Despite the growing influence of the German discounters sales in the UK grocery market, sales at Tesco (LSE: TSCO) continues to steadily improve.
This resilience has helped the FTSE 100 retailer’s share price ascend 30% over the past 12 months, and Tesco is currently dealing at levels not seen since spring 2015.
Now the Hertfordshire business may have sprung back strongly in the face of tough market conditions, and for this Tesco — and more specifically chief executive and architect of this turnaround Dave Lewis — deserves all of the accolades.
But I for one refuse to get carried away and won’t be ploughing my own cash into the supermarket any time soon.
Supermarket sweeps lower?
Tesco sprang to fresh multi-year peaks earlier in April upon the release of pretty impressive sales numbers. Like-for-like revenues rose 2.2% in the 12 months to February 2018, a result which, assisted by a £594m boost from cost savings, helped supercharge pre-tax profit to £1.3bn from £145m in the prior year.
In a sign that it is confident of making further progress Tesco decided to pay a 2p final dividend, taking the resumed full-year payout to 3p.
But scratch a little deeper and suddenly Tesco’s investment case looks a little more fragile. Sure, sales may be picking up but this is mainly on the back of seized custom from the company’s Big Four rivals.
Indeed, the elephant-sized problem still hanging over the Footsie business is the rising might of Aldi and Lidl. Sales at these chains advanced 10.7% and 10.3% respectively in the 12 weeks to March 25, latest Kantar Worldpanel numbers showed. The firms are expanding to harness the exciting demand for their goods too, Aldi this month announcing plans to invest a further £57m to expand its Warwickshire head office to support its store rollout plan. And this threatens to put Tesco’s recovery increasingly under the cosh.
City analysts may be expecting extra earnings growth of 16% and 21% for fiscal 2019 and 2020 respectively. But I feel that the long-term picture remains extremely muddy and fraught with risk. And with Tesco boasting a far-from-compelling valuation, a forward P/E ratio of 17.2 times, I don’t think the supermarket is a particularly attractive pick right now.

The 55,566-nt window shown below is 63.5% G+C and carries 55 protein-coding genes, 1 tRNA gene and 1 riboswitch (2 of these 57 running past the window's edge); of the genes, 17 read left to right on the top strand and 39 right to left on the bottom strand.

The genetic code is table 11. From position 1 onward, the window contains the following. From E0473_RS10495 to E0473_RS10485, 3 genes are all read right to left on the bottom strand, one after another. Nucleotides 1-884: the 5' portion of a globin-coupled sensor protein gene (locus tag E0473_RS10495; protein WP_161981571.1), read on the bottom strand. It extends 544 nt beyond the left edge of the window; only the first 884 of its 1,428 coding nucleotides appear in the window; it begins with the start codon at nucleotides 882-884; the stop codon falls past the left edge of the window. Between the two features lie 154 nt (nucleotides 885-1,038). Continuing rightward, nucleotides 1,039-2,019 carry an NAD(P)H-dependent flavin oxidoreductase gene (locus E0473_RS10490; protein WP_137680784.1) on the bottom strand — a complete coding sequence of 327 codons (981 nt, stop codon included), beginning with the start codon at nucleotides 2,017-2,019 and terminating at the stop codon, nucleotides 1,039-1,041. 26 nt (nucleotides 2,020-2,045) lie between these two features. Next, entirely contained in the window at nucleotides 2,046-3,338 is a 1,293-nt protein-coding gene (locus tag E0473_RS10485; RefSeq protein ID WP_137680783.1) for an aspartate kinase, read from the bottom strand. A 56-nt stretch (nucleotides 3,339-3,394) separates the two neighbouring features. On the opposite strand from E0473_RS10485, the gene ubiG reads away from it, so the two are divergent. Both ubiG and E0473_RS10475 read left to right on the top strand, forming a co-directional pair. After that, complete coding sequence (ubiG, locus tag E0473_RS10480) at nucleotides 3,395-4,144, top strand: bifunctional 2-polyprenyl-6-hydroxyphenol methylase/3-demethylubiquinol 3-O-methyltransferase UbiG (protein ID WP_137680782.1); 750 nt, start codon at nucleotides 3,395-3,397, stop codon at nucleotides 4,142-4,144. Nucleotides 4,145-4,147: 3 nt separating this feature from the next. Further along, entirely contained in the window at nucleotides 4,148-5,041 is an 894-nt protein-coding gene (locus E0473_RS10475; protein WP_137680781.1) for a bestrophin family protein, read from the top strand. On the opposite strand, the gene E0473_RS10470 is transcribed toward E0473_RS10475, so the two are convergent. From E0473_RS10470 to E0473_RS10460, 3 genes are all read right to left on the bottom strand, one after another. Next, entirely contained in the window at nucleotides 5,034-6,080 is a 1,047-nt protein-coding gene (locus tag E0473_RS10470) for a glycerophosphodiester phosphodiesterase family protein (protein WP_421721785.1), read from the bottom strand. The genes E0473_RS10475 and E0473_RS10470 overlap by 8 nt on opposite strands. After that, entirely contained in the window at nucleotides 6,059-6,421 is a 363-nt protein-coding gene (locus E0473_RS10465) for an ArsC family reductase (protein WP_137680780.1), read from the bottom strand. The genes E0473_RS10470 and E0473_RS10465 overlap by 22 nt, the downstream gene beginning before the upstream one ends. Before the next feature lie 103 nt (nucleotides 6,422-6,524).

I would much rather splash the cash on another recovery play today: Greencore Group (LSE: GNC).
Now City analysts are expecting the convenience food giant’s earnings to drop 5% year-on-year in the period ending September 2018. However, it is expected to bounce back with a 9% profits advance in fiscal 2019. And I would consider a forward P/E ratio of 11 times as an attractive level upon which to buy into the business.
My optimism may seem a little misplaced particularly in the wake of March’s shock profit warning. Whilst conditions are tough in the US right now, however, the vast investment Greencore has made on the other side of the Pond still promises to deliver the sort of growth that eventually dwarfs that of its original UK operations.
Of course, further turbulence cannot be ruled out given Greencore’s current struggles. Having said that, the FTSE 250 firm’s low valuation should provide some protection against another shocking share price fall.
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Royston Wild has no position in any of the shares mentioned. The Motley Fool UK owns shares of and has recommended Greencore. The Motley Fool UK has recommended Tesco. Views expressed on the companies mentioned in this article are those of the writer and therefore may differ from the official recommendations we make in our subscription services such as Share Advisor, Hidden Winners and Pro. Here at The Motley Fool we believe that considering a diverse range of insights makes us better investors.